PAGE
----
And, in such a relatively short period of time, the news landscape has changed on both the broadcast and the cable fronts, including the fact that on Monday, when Diane Sawyer takes over ABC's World News, he'll be the only male evening news anchor left.
Williams (or as he's been called lately, BriWi) was nice enough to answer some questions via e-mail about his new competition and how he lets his famous sense of humor come through during a serious newscast. Finally, he gives me some insight into what he's listening to right now (if you've seen previous interviews with him, he leans more towards the college radio side).
ABC World News' lead anchor Charlie Gibson has announced his retirement. He will leave the show on Dec. 18 and Diane Sawyer will take over the anchor's chair on Dec. 21.
He has only been the station's lead news anchor since May of 2006 when he stepped in for Bob Woodruff who sustained injuries from a roadside bomb in Iraq. Woodruff and Elizabeth Vargas replaced World News Tonight anchor Peter Jennings who left due to medical reasons.
I didn't know Tim Russert on a personal level. I rarely even saw him in his own element as host of NBC's Meet the Press. However, when he suddenly died last Friday, it hit me like a ton of bricks. It was the fact that he was a huge presence on television, particularly during this year's Presidential election. It made Russert feel like he was a part of the family.
So it has been with many television personalities that have left this earth before their time. It's the intimacy of the industry and the fact that this person has come into our homes night after night, week after week, that the unexpected death of these personalities hits us much harder than, say, movie stars. Unfortunately, there have been a number of these surprising deaths over the last few decades. Here are 12 such deaths that affected millions of television viewers.
- Peter Jennings helped a lot of people to quit smoking.
- Aaron over at TV Barn calls John From Cincinnati "truly baffling."
- There's something truly wrong with Ann Coulter.
- Kevin Eubanks is one sexy vegetarian.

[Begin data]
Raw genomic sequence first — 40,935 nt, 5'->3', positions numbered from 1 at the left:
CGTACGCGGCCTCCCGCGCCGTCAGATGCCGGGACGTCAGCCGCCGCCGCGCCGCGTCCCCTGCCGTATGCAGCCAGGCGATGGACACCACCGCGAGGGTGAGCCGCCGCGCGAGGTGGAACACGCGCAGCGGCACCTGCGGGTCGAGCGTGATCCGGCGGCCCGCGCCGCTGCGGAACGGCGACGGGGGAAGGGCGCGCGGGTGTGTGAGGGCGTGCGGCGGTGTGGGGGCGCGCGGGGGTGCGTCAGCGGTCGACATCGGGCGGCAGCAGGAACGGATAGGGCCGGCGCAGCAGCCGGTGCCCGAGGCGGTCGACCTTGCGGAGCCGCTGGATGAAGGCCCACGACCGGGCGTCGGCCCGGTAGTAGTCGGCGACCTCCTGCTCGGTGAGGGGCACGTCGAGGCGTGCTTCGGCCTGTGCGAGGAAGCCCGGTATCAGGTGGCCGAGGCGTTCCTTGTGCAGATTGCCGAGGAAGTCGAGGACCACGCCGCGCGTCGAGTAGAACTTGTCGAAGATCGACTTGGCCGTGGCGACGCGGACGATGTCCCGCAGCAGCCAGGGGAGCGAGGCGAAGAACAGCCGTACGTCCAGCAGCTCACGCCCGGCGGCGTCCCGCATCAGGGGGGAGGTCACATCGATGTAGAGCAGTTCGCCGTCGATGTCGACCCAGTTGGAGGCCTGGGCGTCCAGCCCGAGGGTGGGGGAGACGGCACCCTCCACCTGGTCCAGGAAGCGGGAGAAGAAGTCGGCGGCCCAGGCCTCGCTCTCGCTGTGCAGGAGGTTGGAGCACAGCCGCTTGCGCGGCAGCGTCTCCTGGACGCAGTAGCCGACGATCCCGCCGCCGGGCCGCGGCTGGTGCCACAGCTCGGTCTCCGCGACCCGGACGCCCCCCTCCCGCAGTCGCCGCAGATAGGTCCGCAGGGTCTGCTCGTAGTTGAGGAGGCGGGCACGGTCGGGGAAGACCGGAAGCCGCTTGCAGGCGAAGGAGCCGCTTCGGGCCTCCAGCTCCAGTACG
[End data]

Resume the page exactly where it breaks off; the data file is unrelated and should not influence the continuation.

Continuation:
- Katee Sackhoff hates the original Battlestar Galactica.
- Watching Wimbledon this week? Check out ESPN.com's blog.
- TV Guide.com lists the Top 30 Cult Shows of All-Time. Can Star Trek and Lost be considered "cult" shows?
To mark the anniversary of Jennings' death, World News will pay tribute to Jennings tonight by reporting on lung cancer prevention and programs that help people stop smoking. The coverage is part of the network's "Quit to Live" series, which was initiated two months after the anchor's passing.
Vargas and Woodruff take over the #2-rated newscast in the nation, with Brian Williams and NBC still on top. CBS has yet to decide what it will do with its open anchor position and there are still whispers that Katie Couric is in contention.
(Part 3 of 5)
Everyone said that the news anchor was dead. That they were going to be replaced by pundits, scrolling, bite-sized news, and blogs. So it's pretty amazing how much news news anchors made in 2005.
Anderson Cooper made waves this year (no pun intended). Not only did he get the spot that Aaron Brown used to have, he showed he had some serious newsman chops by confronting Senator Mary Landrieu about the lack of local and federal response to Hurricane Katrina. Cooper has been a good, serious reporter for years, but this year he really hit the big time and became the most talked about anchor on TV.
Dan Rather left under a fog of controversy (the Bush memos), but replacement Bob Schieffer has been a solid, calming prescence. If there is one single argument why the big network, dinnertime newscast should stay around, it's his show. CBS is reportedly testing various anchors and various formats for their news show. Let's hope Schieffer sticks around in some big way.
Brian Williams took over for Tom Brokaw, and I think he surprised some people with his steady, professional work (though I'm not quite sure why everyone is so surprised - he's been doing the job for years).
Keith Olbermann's Countdown continues to be one of the bright spots on MSNBC's schedule. He's a talented, smart guy, and his takedowns of people like Bill O'Reilly, John Gibson, and others were some of the great moments in 2005 news.
Of course, we lost one of the big three network anchors when Peter Jennings died of lung cancer. His death (along with Brokaw and Rather leaving) was said to have signaled the end of the network newscast. But with Brian Williams still getting good ratings, ABC's World News Tonight getting revamped, and Bob Schieffer getting many kudos for his solid work over at CBS, I don't think that 2006 will see the end of the network anchor either.